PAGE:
Romain Dumas: Monsieur 100,000 Horsepower

If only there were 25 hours in a day. Then Romain Dumas could take on one or two more projects. The thoroughbred racing driver from Alès in the south of France is restlessness personified. There have been years in which he warmed up by entering the Dakar Rally in January before racing the entire season in the FIA World Endurance Championship (WEC) for the Porsche works team, winning the 24 Hours of Le Mans while he was at it, squeezing in a couple of rallies – including, of course, rounds of the World Championship – and also celebrating overall victory in the Pikes Peak International Hill Climb.

Driven by enthusiasm and ambition
‘Endurance races are my career. Hill climbs and rallies are my hobbies. Both are passions,’ says Dumas, downplaying it all somewhat. After all, by no means does he himself only compete in rallies or race to the summit of Pikes Peak. In the hands of customers, his team’s racing cars very often secure class victories. ‘I initially hired cars for my private use and it frequently went belly-up, but I know that I can rely one hundred per cent on my own people,’ says Dumas, recalling the initial spark for forming his own team. In addition, he has known most of his dozen or so team members since his school days.

 It is sometimes also a mystery to his partner Elysia how Dumas manages this workload. Dumas lives with her and their son Gabin in Geneva. ‘I simply need to do it; it doesn’t bother me. Working 16 hours a day is normal to me,’ says the restless Frenchman, shrugging it all off. Perhaps it also just boils down to the fact that Dumas simply can’t get enough of racing. Enthusiasm and ambition are his motivation.

The challenge of endurance: untiring teamwork
The real strength of the well-conditioned bundle of energy lies in endurance racing. Dumas has now racked up no fewer than eight wins at 24 hours races alone. He won in Le Mans with Audi and Porsche prototypes and drove to victory four times at the Nürburgring and twice at Spa-Francorchamps in a Porsche 911. ‘The thing that fascinates me more than anything else about endurance racing is the work as part of a team,’ says Dumas. The Dakar Rally – ‘The toughest experience of my motorsport career,’ according to Dumas – World Rally Championship races and the Mille Miglia, the classic car rally that stretches across Italy for more than 1,600 kilometres, also tend to fall into the category of endurance sport for him. Dumas even used to run marathons. ‘Unfortunately, I no longer have time for that,’ he says regretfully.

‘I like demanding tracks such as this.’
The almost 20-kilometre sprint to the top of Pikes Peak, the legendary mountain near Colorado Springs in the USA, represents something of an exception in this line-up. ‘The route to the top of Pikes Peak really reminds me of the Nordschleife (North Loop) at the Nürburgring. I like demanding tracks such as this,’ declares Dumas concisely and consistently. He has long since been a hero in Colorado. His winning drive in 2016, achieved in a sports prototype entered by Team RD, was the third fastest in the 102-year history of the Pikes Peak International Hill Climb.

Racing legend Jacky Ickx is a role model
Interestingly, however, the legendary ‘Race to the Clouds’ on Pikes Peak is Dumas’ only link to the discipline of hill climbing in his motor sport career – interesting because his father Maurice used to compete in hill climbing events and Dumas Junior had his first contact with motor sport here. ‘But I wanted to be in Formula 1,’ says Dumas explaining the contradiction. His big role model as a racing driver was and remains the legendary Jacky Ickx. ‘I just love Jacky’s immense versatility. He won Formula 1 races, was a sports car world champion and has even won the Dakar Rally. I have nothing but huge respect for these achievements.’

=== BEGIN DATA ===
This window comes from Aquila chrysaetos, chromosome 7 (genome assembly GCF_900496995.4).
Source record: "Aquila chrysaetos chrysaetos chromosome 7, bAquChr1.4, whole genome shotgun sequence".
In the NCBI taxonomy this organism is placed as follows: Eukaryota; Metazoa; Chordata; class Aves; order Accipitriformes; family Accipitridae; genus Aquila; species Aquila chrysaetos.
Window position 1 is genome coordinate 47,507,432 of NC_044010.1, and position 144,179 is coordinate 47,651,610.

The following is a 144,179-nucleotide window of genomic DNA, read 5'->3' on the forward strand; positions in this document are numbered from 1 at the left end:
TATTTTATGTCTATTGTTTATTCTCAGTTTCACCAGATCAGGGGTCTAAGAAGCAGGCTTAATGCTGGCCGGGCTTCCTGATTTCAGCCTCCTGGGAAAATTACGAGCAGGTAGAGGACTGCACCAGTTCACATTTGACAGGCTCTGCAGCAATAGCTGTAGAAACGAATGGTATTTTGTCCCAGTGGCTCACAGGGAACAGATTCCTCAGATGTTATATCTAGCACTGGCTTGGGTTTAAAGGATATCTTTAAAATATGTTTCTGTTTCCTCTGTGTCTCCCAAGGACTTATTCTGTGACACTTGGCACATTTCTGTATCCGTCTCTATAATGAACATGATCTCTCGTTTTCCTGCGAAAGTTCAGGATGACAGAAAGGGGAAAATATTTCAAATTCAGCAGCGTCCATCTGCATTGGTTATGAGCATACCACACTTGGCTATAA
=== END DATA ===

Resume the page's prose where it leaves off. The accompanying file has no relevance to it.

Dumas embarked on the classic career path of the racing driver in order to achieve similar success, starting out as a 15-year-old in karting before moving up to various Formula racing series in France and throughout Europe. If nothing else, it proved to be an expensive path, which, despite successes in Formula 3 and Formula 3000, was in danger of ending in a cul-de-sac for the young man from modest circumstances. ‘When I had the opportunity to join Porsche at the end of 2003 as a works driver, I jumped at the chance,’ recalls Dumas. It was a move that he has never regretted. ‘I immediately felt at home in endurance racing.’ He soon graduated from the Porsche 911 to thoroughbred sports prototypes from the Stuttgart-based marque. In the USA he won the American Le Mans Series in the LMP2 category with the works-supported Team Penske.

Electric drive trains in motor sport: a challenge for technology and driver
The next step up the ladder then came in 2012 – with the Porsche works team in the newly created World Endurance Championship. Dumas gained initial experience with a hybrid racing car in the Porsche 919. ‘The use of electric drive trains in motor sport is not just a technological challenge,’ he notes. ‘You also have to react as a racing driver and change your driving style.’ It was a challenge that Dumas mastered brilliantly. He drove to a second overall victory with Porsche at the 24 Hours of Le Mans in 2016, having achieved the first as a guest driver in the Audi works team six years previously. At Porsche, Dumas not only found a congenial team colleague in the German Timo Bernhard, with whom he often shared a car, but also a kindred spirit. Just like Dumas, Bernhard also started out driving in rallies in his spare time. ‘Unfortunately, we haven’t yet managed to compete against one another in a rally,’ says Romain Dumas. ‘Now that would be an epic duel,’ he concludes with a grin.

 

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